The bat-wielding man fatally shot by a police officer in Manhasset has been identified as a Maryland resident whose parents said he was mentally ill for decades, ever since he saw his best friend lying dead of gunshot wounds on the street.
Michael Delloyd Ward, 46, was killed Monday after a road rage incident in which he attacked two van drivers who had honked at him, then came at an officer with his bat, Nassau police said. The officer Tasered him and ordered him to drop the bat but Ward continued his threatening approach until he was hit by one of two bullets, authorities said.
On Wednesday, his family drove up to East Meadow and plan to identify him and claim his body Thursday at the medical examiner’s office.
Linda and Ronald Ward said they have been in pain not just over the way their son died but over allegations that their son, who lived in Fort Washington, had gone on a New York City crime spree, including stealing a car and fatally striking a pedestrian in Brooklyn just before 4 a.m. Then in Manhasset, he smashed the windows of two vans and used his bat to hit the head of one of the van drivers who confronted him. He was shot dead about 11:30 a.m.
“My heart bleeds for those families,” said the mother, of Waldorf, Maryland. “Those families are suffering like I’m suffering right now.”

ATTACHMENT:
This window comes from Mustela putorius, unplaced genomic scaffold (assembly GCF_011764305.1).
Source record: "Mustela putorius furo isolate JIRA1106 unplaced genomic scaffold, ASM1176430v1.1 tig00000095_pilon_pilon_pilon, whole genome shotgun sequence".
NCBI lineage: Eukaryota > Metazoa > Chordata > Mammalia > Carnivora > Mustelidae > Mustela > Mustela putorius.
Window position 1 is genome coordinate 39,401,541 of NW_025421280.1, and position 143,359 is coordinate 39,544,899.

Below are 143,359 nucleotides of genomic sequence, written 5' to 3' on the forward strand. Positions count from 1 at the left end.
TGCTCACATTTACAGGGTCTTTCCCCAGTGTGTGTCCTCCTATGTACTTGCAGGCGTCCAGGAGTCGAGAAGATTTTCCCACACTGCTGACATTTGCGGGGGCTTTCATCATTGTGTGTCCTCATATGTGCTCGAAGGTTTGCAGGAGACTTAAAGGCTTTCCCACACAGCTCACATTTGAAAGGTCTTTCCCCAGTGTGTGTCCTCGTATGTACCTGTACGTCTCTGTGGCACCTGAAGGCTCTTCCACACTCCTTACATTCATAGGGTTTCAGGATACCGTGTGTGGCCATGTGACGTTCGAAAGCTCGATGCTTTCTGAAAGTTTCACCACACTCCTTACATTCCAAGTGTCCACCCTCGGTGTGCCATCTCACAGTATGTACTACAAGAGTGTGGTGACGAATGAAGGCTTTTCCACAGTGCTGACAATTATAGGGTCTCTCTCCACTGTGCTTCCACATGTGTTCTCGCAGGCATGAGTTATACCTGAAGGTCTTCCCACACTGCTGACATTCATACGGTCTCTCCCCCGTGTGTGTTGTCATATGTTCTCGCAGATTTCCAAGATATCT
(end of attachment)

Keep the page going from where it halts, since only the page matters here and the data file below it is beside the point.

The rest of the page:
The parents also expressed sympathy for the officer who shot their son.
Ward was a professional boxer, having started the sport at age 7, and he went by the name “Magic Mike Ward” before he quit the sport in his early 20s, when his mental illness took a bigger toll, his parents said.
He had bipolar disorder and also PTSD when he was 19 years old from seeing his friend killed in a shootout at a cabaret, his parents said.
“When Mike came out from the woods from hiding, he [his best friend] was laying in the streets with his brains out,” his mother said. “Ever since then, I’ve lost my son. Mentally, I lost him. He’s suffered.”
Ward had a long criminal record in Maryland and Virginia, though his parents said he was not prone to violence.
The parents had filed a “critical” missing person report with local police Monday because of Ward’s mental health. Later that night, detectives went to the father’s Fort Washington home with the tragic news.